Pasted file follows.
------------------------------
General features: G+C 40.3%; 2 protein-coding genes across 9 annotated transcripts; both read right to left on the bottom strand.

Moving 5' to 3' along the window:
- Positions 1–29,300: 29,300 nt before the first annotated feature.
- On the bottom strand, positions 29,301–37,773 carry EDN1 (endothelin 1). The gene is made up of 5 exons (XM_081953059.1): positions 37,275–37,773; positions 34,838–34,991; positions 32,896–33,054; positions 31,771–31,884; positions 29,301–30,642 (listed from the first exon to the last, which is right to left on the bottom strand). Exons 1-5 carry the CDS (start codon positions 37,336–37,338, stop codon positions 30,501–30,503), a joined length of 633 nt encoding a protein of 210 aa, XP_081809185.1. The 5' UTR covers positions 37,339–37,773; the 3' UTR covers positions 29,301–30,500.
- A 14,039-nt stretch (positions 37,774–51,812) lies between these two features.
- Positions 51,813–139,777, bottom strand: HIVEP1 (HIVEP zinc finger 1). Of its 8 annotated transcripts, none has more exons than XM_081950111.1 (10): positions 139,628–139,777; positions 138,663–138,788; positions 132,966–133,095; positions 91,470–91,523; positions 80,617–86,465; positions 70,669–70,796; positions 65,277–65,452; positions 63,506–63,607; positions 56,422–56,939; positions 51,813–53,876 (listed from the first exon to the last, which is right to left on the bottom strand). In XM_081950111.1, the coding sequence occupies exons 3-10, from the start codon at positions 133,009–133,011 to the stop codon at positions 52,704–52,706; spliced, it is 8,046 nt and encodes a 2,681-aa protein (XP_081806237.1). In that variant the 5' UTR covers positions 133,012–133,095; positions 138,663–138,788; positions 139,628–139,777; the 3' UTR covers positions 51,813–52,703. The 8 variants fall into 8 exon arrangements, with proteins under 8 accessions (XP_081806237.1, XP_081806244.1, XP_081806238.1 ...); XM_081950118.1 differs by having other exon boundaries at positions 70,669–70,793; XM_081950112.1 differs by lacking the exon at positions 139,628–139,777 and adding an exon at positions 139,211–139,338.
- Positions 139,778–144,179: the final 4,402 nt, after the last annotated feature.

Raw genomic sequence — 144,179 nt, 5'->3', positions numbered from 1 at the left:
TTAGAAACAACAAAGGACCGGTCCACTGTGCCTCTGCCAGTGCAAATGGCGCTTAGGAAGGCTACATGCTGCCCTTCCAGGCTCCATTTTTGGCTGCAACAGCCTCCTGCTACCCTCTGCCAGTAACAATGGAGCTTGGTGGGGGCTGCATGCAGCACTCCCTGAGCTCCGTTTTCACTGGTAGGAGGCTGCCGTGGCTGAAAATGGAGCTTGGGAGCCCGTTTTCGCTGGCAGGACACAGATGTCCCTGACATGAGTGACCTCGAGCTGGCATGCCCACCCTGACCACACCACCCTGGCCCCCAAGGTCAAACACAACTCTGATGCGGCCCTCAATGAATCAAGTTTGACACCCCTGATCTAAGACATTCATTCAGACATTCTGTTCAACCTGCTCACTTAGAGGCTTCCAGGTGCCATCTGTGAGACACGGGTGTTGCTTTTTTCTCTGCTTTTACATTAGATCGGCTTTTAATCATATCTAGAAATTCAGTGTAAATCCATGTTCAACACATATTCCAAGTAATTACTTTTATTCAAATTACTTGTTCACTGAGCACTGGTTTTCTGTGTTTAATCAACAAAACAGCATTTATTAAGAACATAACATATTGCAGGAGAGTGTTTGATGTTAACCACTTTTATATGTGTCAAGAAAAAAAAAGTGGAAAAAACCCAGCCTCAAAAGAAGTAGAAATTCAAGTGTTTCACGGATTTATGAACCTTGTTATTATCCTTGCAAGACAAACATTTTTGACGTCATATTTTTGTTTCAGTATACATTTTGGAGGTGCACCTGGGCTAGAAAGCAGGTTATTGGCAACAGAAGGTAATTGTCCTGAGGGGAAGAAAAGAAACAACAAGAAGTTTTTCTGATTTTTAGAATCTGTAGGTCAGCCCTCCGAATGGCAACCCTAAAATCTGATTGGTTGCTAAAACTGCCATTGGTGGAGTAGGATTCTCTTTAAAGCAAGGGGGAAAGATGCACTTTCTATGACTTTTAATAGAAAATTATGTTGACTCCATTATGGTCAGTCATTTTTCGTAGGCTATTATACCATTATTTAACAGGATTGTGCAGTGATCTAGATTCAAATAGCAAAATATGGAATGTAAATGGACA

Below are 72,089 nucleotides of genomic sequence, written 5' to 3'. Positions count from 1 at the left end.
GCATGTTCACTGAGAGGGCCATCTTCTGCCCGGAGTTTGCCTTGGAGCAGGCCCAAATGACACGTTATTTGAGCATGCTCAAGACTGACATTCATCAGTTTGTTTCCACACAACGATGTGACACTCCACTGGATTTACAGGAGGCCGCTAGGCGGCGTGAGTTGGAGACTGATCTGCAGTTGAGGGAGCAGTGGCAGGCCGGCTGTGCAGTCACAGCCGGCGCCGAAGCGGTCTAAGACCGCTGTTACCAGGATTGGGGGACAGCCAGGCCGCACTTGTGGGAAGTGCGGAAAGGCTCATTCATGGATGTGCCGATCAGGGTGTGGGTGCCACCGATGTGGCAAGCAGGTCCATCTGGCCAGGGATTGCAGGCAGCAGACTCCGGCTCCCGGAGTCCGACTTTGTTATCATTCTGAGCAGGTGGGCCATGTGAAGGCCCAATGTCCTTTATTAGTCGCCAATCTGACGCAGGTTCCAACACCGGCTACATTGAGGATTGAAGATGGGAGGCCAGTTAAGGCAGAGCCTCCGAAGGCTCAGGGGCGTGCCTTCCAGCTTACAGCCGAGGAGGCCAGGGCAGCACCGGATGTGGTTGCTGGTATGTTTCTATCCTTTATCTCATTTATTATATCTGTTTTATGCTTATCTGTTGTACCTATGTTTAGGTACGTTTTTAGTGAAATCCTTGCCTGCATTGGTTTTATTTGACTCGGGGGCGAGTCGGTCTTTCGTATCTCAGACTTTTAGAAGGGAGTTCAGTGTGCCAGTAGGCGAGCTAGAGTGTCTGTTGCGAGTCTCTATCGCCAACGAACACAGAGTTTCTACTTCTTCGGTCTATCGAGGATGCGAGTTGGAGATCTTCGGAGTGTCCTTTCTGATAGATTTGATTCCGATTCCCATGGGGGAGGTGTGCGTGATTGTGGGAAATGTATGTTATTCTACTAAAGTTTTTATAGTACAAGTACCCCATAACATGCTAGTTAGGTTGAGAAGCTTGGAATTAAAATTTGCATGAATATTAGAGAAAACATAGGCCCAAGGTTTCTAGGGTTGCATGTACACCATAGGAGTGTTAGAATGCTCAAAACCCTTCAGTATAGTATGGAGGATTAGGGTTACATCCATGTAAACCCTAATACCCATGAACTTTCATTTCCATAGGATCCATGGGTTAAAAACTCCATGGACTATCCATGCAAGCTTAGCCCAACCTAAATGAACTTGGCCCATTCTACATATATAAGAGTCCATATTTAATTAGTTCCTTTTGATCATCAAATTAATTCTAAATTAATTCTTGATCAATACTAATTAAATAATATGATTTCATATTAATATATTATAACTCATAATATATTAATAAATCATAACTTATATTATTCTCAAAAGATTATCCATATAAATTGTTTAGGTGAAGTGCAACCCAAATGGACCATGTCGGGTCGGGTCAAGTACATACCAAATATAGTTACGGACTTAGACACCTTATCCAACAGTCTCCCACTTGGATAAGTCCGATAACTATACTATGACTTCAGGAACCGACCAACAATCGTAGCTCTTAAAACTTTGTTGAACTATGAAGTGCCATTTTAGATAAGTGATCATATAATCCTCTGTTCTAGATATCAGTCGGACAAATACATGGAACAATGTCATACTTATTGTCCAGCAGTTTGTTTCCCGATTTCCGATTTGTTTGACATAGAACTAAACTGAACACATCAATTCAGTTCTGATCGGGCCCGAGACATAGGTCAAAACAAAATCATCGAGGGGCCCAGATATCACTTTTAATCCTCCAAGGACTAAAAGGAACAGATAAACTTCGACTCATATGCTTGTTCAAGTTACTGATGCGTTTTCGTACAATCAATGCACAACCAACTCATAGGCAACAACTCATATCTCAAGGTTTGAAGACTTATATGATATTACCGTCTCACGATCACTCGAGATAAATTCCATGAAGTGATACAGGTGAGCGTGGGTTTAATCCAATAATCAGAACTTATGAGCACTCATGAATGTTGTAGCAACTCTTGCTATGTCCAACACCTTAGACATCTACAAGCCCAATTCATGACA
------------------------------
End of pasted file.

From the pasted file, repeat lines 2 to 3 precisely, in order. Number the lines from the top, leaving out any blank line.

Moving 5' to 3' along the window:
- Positions 1–29,300: 29,300 nt before the first annotated feature.